Mass Mortality Events — ScienceDaily

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A new study carried out by teams from the Faculty of Biology, the Biodiversity Research Institute (IRBio) of the University of Barcelona and the Institute of Marine Sciences (ICM-CSIC) of Barcelona has revealed that marine heat waves associated with the climate crisis coral populations in the Mediterranean, whose biomass has sometimes been reduced by 80 to 90%.

According to the study published in the journal Proceedings of the Royal Society B, coral populations in the Mediterranean – essential to the functioning of coral reefs, one of the most emblematic habitats of this sea – may not recover from the recurring impact of these extreme episodes, with water temperatures reaching high degrees for days and even weeks.

This is the first study to assess the long-term recovery capacity of the populations of two emblematic species of Mediterranean coral: the red gorgonian (Paramuricea clavata) and red coral (Corallium red), which provide complex habitats essential to a great diversity of associated fauna. It is therefore essential to understand their resilience in the face of more frequent and intense heat waves.

Mass mortality events

The climate crisis is severely affecting marine ecosystems around the world, and the Mediterranean is no exception. In particular, the marine heat waves associated with the climate crisis cause mass mortality events in all the coastal ecosystems of this basin, and among the most affected species are the Mediterranean corals.

Knowledge about the long-term resilience of coral is still scarce, despite studies that have analyzed the immediate impact of sea heat waves on these organisms. They are long-lived species (more than a hundred years in some cases) and slow population dynamics (i.e. organisms with low rates of growth and recruitment), and researchers therefore need long temporary series (decades) to assess their recovery capacity.

As part of the study, the team analyzed the results obtained during a long-term monitoring of different populations of corals affected by a large mass mortality caused by a heat wave in 2003 in the marine protected area of Scandola (Corsega, France). In particular, they analyzed data on the state of these populations (density, size structure and biomass) collected over the fifteen years following the heat wave, by researchers from the MedRecover research group, made up of experts from the UB and the ICM-CSIC, among other centers.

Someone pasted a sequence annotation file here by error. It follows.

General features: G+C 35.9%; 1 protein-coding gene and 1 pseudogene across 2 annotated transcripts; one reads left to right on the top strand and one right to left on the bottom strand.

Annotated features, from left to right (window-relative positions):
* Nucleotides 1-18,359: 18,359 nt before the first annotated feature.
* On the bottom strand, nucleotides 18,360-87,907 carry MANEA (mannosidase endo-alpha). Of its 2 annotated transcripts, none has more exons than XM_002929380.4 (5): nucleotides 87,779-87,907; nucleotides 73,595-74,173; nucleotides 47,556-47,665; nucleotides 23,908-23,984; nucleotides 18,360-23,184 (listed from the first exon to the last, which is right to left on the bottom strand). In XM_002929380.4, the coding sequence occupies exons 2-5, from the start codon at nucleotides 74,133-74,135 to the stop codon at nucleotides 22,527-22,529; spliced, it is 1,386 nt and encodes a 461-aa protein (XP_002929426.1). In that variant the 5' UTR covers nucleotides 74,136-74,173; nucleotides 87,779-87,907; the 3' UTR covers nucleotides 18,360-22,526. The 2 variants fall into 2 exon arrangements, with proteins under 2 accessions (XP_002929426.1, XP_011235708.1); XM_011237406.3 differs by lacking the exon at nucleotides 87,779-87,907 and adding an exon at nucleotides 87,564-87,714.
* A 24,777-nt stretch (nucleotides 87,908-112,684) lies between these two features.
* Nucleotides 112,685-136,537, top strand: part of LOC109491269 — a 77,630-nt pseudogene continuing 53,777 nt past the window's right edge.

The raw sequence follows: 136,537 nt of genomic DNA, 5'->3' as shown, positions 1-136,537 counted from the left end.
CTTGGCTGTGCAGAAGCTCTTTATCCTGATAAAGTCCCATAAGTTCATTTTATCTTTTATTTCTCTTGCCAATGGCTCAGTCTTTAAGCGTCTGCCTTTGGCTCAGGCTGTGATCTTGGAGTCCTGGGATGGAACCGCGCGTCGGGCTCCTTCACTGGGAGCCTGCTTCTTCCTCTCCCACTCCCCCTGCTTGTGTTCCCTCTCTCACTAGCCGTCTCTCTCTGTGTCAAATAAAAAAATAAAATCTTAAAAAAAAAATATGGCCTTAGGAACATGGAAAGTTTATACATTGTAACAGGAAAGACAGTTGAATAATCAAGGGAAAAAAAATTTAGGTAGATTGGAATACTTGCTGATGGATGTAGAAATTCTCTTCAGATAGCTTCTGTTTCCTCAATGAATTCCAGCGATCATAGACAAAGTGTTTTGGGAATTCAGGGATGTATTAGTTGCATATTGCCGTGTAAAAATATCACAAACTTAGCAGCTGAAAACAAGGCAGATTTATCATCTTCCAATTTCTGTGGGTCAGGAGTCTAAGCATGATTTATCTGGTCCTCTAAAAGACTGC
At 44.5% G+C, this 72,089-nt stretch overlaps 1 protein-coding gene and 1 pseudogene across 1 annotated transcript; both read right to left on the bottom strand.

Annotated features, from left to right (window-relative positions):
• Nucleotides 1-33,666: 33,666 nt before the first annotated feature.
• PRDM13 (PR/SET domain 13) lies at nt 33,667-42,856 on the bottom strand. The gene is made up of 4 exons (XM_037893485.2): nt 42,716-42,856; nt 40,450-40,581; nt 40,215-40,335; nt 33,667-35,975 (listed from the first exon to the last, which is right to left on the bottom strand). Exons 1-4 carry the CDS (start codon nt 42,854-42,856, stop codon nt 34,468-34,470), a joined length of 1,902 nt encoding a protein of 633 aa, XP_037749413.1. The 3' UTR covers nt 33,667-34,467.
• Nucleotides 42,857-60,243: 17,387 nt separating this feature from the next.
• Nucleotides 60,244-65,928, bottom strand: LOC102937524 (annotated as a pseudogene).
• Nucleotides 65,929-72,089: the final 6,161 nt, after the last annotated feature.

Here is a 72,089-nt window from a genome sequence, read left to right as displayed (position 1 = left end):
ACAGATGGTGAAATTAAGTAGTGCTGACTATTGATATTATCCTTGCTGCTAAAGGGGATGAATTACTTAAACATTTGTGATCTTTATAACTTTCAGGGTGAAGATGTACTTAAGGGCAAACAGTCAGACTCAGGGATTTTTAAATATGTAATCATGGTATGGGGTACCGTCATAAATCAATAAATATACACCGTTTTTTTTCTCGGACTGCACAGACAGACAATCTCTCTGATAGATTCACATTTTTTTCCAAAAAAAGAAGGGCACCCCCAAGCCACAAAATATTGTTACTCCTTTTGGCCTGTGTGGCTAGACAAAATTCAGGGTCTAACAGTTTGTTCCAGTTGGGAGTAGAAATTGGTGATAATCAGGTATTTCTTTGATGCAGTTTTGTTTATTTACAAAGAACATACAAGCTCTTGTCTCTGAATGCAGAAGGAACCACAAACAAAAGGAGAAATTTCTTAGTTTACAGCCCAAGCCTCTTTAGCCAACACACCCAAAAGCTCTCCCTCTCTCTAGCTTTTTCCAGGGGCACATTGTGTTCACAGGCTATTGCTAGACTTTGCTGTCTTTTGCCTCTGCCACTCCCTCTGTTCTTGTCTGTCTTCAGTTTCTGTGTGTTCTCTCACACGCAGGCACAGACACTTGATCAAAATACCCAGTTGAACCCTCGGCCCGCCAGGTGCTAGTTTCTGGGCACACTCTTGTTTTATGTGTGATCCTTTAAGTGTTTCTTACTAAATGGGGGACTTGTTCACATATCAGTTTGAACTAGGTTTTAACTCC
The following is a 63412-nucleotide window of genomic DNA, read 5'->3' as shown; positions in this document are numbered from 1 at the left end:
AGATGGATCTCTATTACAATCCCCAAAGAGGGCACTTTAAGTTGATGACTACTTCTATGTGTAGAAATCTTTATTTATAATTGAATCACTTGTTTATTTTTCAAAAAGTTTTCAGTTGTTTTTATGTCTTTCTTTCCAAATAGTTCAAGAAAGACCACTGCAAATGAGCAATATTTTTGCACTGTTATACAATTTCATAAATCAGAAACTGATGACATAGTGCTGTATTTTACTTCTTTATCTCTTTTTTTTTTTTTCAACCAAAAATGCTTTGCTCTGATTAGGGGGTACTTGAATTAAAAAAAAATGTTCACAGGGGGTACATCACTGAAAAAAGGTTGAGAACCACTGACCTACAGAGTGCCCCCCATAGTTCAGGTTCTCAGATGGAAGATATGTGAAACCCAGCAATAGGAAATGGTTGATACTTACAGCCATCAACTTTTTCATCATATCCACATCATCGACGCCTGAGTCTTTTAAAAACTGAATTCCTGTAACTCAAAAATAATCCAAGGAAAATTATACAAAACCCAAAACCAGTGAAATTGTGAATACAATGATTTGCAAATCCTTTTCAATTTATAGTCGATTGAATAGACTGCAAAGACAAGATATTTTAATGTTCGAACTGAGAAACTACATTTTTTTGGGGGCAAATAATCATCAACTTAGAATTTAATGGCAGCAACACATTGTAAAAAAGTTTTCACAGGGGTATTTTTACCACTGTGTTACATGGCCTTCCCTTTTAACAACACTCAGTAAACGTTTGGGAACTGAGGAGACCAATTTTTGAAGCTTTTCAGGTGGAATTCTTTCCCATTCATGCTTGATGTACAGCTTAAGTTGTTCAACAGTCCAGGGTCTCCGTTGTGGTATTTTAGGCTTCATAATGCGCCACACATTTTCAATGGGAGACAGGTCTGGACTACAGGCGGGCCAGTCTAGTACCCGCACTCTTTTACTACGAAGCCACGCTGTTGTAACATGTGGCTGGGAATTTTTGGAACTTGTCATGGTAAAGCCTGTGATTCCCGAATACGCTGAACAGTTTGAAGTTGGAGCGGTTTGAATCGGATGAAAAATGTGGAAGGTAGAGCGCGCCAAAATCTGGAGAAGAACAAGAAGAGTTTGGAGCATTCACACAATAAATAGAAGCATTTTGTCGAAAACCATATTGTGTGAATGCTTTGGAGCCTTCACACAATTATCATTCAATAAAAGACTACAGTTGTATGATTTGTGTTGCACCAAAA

Far from a recovery, the results show that all the populations analyzed have tended to collapse since they were hit by the 2003 heat wave. Fifteen years after this event, these populations are practically considered extinct by a functional point of view.

“We observed an average biomass loss concerning the initial biomass of 80% in the populations of red gorgonians, and up to 93% concerning the studied population of red coral”, notes Daniel Gómez, researcher at the ICM-CSIC.

“These data are worrying for the conservation of these iconic species, and they indicate that the effects of the climate crisis are accelerating with obvious consequences for underwater landscapes, where the loss of coral equals the loss of trees in forests”, notes Joaquim. Garrabou, also a member of the ICM-CSIC.

Recurrent exposure to heat waves

Cristina Linares, professor in the Department of Evolutionary Biology, Ecology and Environmental Sciences of the Faculty of Biology and member of IRBio, says that “we believe that one of the main reasons why we have observed these trajectories of collapse is the potential recurrent exposure to heat waves, incompatible with the slow population dynamics of these species.” In particular, during the study period (2003-2018), they recorded significant heat waves in at least four years: 2009, 2016, 2017, 2018.

“During these heat waves,” continues Linares, “temperature conditions in the study area reached extreme levels incompatible with the life of these corals, which probably caused new mortality events to decimated populations and made recovery impossible.” .

As the number and intensity of marine heat waves are expected to increase over the coming decades due to the climate crisis, the viability of many coral populations could be seriously threatened.

“However, there will probably be areas in the Mediterranean where, due to several factors, the recurrence of such climatic impacts could be lower. This makes it particularly relevant to conserve – in view of other potential impacts – these climatic refuges where the trajectories of coral populations may be more positive than observed in this study,” the research team notes.

“Nevertheless, there is an urgent need to put in place stronger measures against the climate crisis before the loss of biodiversity becomes irreplaceable”, conclude the experts.

This study was carried out thanks to the support of the Regional Natural Park of Corsica, the Plan National HEATMED project (RTI2018-095346-B-485 I00), the European projects H2020, MERCES, H2020 Futurmares, Interreg MED MPA-Engage and Interreg MED AMP -Adapt.

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